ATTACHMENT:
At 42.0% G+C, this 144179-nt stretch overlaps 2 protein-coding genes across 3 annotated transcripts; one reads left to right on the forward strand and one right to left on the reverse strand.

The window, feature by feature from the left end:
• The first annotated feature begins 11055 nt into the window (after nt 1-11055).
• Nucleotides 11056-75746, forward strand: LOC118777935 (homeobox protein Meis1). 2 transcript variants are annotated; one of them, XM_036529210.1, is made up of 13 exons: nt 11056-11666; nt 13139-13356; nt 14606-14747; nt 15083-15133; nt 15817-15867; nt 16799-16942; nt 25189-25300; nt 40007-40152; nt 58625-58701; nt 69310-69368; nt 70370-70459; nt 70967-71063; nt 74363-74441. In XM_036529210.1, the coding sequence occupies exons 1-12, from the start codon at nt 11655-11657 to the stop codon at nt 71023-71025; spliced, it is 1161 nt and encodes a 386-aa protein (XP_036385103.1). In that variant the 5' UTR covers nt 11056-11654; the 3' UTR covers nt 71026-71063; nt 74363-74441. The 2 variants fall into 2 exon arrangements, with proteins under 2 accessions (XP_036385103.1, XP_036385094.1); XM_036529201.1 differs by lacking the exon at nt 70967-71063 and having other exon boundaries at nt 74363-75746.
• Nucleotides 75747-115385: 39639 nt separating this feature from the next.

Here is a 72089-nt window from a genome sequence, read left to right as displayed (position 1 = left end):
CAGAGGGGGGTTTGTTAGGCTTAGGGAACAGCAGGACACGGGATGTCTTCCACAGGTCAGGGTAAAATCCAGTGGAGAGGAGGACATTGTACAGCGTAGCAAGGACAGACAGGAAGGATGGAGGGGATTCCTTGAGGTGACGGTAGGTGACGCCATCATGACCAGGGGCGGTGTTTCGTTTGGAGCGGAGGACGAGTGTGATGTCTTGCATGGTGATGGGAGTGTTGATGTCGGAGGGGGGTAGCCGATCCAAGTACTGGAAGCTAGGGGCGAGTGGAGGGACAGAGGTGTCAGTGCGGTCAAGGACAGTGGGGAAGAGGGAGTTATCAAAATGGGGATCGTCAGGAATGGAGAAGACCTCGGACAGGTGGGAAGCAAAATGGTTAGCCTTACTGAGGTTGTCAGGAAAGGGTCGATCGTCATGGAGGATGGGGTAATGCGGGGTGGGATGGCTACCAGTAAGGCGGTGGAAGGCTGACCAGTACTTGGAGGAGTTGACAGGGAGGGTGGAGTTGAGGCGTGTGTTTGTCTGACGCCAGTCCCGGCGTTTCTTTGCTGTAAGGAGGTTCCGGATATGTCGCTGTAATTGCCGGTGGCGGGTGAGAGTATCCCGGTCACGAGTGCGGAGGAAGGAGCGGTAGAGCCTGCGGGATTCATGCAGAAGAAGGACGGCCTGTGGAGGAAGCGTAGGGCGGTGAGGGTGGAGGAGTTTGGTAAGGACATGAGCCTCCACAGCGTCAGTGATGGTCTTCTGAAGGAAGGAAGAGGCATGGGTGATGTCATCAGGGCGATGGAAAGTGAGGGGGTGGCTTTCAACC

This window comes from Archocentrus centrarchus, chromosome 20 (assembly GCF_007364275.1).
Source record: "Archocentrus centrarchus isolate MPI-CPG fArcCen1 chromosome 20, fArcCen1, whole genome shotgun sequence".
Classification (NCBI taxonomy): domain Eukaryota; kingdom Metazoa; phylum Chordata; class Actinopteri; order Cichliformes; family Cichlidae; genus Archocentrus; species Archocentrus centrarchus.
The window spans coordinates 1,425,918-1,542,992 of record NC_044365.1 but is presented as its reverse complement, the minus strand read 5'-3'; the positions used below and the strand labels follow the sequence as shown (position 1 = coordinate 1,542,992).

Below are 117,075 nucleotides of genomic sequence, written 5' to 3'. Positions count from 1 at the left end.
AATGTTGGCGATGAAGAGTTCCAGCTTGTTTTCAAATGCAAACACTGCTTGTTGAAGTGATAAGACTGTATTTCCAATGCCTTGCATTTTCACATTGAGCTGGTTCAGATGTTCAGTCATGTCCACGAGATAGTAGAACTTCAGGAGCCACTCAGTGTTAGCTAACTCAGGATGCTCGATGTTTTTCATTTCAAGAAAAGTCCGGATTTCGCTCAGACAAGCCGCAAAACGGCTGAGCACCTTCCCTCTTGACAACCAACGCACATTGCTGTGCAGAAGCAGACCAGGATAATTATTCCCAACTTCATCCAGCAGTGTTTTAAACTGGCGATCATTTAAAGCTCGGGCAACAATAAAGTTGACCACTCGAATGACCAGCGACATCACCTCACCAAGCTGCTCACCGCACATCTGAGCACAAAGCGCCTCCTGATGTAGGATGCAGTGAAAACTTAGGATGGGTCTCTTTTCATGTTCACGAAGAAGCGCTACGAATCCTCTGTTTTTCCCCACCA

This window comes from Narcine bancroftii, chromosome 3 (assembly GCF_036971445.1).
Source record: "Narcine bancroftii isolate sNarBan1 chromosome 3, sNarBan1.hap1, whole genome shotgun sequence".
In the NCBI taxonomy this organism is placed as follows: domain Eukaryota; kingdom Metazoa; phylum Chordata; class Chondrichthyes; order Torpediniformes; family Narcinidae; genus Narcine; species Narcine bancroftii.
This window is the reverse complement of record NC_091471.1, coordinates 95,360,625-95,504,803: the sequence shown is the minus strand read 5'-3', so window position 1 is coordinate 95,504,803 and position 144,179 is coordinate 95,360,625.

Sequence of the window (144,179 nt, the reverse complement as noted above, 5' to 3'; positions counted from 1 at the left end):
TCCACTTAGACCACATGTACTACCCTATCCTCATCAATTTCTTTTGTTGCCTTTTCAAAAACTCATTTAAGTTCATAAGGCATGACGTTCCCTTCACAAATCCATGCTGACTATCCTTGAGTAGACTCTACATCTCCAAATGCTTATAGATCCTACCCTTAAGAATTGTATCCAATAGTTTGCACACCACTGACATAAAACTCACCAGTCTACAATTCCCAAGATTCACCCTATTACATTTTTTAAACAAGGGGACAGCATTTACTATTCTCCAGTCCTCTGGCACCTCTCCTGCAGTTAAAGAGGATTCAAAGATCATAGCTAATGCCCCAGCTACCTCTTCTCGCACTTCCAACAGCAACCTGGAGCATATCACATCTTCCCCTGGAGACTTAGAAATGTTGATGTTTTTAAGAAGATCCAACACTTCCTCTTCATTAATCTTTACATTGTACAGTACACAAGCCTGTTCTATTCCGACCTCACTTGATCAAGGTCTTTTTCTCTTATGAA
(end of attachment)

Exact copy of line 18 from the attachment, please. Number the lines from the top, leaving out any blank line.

Sequence of the window (144,179 nt, the reverse complement as noted above, 5' to 3'; positions counted from 1 at the left end):